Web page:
FAMILY FUNCTIONING AND SOCIAL COMPETENCE IN ADOLESCENTS: MEDIATING ROLE OF EMOTIONAL REGULATION
The present study aimed at investigating the mediating role of emotion regulation in relationship between family functioning and social competences in adolescents. ICPS Family Functioning Scale (Noller, Seth-Smith, Bouma, & Schweitzer, 1992), Emotion Regulation Questionnaire for Children and Adolescents (Gullone & Taffe, 2012) and Social Competence Scale (Smart & Sanson, 2003) were used on 621 adolescents, selected by purposive sampling technique to measure the study variables. Results revealed that family functioning has significant positive relationship with cognitive reappraisal (r=.17, p<0.01), emotional regulation (r=.14, p<0.01) and social competence (r=.36, p<0.01). Social competence has significant positive correlation with suppression (r=.14, p<0.01), cognitive reappraisal (r=.39, p<0.01), and emotional regulation (r=.34, p<0.01). Family functioning (β=.31, p<0.01) and emotional regulation (β=.29, p<0.01) have significantly and positively predicted social competences in college students. Intimacy (β=.39, p<0.01) and conflict (β=.11, p<0.01) have significantly and positively predicted social competences in college students. Cognitive reappraisal (β=.38, p<0.01) has significantly and positively predicted social competences in college students. Cognitive reappraisal has partially mediated between family functioning and social competences of the adolescents. Implications are discussed in the light of the results.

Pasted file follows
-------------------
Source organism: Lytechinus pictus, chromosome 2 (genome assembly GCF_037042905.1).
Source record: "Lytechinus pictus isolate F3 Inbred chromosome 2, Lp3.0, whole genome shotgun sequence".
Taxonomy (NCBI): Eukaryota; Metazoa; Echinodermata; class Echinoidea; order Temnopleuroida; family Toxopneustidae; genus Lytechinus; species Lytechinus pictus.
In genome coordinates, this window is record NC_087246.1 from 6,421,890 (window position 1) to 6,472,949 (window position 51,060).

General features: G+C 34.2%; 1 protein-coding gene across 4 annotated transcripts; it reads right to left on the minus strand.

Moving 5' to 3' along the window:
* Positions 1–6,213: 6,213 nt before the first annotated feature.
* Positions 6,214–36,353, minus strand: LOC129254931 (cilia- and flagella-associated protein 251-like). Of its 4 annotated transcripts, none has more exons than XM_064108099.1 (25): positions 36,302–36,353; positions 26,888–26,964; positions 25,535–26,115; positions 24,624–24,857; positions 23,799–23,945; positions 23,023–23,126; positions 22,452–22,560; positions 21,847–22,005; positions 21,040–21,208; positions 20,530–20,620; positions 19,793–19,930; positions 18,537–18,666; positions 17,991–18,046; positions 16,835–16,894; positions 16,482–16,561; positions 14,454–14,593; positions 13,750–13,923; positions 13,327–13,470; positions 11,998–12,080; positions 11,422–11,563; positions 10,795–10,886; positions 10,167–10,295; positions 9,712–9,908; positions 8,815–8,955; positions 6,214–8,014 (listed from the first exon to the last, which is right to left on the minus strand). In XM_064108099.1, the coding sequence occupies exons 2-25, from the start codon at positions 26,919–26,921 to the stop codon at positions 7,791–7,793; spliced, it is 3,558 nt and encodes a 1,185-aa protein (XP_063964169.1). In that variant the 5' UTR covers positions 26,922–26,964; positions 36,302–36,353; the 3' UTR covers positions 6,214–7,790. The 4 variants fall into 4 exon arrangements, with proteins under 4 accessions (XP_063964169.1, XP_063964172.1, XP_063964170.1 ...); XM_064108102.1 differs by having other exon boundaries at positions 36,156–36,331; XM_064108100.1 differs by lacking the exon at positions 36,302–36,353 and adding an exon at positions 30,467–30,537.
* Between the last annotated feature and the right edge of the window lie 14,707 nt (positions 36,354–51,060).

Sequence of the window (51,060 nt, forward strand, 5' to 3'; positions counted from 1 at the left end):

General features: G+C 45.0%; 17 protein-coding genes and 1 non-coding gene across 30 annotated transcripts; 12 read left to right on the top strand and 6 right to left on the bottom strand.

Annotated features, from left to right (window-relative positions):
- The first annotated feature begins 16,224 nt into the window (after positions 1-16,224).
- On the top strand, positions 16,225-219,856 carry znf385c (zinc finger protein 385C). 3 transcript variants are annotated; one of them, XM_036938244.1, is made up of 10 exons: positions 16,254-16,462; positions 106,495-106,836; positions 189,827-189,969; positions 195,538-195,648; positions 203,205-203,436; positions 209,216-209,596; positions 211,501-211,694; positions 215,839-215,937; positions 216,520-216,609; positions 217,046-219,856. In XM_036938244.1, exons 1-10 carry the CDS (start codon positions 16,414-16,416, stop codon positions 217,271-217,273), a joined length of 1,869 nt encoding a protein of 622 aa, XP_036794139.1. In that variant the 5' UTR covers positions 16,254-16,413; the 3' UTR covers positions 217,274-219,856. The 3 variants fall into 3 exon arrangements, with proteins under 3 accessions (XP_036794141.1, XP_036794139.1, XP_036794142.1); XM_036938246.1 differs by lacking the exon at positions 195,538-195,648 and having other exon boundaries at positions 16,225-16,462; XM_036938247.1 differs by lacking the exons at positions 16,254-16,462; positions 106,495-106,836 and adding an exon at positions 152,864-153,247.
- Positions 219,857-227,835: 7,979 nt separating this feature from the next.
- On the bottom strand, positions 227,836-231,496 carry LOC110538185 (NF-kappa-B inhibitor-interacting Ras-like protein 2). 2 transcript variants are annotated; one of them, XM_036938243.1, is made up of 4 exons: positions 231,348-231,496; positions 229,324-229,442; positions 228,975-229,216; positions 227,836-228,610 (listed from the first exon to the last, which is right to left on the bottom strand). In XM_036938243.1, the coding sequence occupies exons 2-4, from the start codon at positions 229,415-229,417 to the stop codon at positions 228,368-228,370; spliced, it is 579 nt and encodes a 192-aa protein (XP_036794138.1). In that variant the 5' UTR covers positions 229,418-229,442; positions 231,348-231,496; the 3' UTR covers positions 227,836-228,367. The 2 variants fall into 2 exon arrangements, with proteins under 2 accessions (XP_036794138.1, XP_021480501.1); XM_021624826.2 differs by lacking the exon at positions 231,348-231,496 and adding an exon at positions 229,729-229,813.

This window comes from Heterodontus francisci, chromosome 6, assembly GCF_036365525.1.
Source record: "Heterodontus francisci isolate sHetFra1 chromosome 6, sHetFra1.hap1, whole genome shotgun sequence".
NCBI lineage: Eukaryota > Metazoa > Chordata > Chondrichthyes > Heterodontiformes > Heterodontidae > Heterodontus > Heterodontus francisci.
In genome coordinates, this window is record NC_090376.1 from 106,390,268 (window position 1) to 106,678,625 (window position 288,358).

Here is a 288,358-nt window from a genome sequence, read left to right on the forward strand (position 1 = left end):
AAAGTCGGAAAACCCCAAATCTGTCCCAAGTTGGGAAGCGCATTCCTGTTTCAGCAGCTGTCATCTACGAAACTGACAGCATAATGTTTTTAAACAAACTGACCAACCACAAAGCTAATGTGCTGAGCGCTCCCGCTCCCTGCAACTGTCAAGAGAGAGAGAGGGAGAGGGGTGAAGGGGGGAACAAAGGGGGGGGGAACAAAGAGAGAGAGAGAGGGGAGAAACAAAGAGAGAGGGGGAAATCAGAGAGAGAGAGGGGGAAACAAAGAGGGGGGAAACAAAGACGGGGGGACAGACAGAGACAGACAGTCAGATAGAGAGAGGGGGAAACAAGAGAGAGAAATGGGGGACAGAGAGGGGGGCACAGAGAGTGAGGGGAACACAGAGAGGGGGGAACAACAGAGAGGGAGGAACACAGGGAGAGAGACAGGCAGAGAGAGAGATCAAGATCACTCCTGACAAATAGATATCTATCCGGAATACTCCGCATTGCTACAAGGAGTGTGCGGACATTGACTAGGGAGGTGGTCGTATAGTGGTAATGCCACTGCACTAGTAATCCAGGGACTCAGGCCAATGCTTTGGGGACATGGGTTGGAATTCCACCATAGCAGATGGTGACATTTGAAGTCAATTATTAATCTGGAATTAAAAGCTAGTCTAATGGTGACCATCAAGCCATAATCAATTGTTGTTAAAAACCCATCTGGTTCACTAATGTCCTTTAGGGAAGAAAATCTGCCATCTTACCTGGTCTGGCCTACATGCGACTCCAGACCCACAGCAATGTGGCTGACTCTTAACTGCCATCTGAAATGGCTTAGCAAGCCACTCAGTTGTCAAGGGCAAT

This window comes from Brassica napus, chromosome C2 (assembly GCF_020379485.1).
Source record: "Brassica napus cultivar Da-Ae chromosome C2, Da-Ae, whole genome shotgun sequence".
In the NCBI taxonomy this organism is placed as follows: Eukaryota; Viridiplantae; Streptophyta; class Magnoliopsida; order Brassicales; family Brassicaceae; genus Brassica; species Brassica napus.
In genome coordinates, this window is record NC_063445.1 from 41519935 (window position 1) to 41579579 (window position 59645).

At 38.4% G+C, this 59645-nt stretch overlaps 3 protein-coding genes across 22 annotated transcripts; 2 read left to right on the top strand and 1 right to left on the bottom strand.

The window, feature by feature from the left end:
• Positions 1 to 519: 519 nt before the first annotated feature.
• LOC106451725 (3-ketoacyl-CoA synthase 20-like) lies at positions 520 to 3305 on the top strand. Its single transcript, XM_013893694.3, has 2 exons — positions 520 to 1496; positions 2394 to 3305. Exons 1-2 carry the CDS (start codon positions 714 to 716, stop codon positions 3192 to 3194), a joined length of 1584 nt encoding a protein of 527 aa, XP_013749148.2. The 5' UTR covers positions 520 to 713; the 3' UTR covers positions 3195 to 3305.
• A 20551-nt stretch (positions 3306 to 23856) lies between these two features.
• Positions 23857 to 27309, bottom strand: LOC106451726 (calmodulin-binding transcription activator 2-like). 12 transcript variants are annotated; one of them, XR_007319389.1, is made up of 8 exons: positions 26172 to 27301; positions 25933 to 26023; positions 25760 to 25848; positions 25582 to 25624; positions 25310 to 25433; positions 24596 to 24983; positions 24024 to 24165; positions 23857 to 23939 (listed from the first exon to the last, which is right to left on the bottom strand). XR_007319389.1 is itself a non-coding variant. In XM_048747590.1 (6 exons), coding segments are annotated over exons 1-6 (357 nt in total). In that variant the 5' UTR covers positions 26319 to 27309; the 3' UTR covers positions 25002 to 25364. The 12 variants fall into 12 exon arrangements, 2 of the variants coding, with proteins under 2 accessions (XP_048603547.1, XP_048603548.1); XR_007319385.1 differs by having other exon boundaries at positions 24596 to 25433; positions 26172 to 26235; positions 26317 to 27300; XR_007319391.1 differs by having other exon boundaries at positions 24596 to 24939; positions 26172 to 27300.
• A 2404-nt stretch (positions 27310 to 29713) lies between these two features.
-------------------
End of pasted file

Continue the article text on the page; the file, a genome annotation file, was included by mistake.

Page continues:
Keywords: Adolescents, Intimacy, Parenting Style, Reappraisal, Social Competence.
Copyright (c) 2023 Hira Shafiq, Rubina Hanif, Sameera Shafiq
This work is licensed under a Creative Commons Attribution 4.0 International License.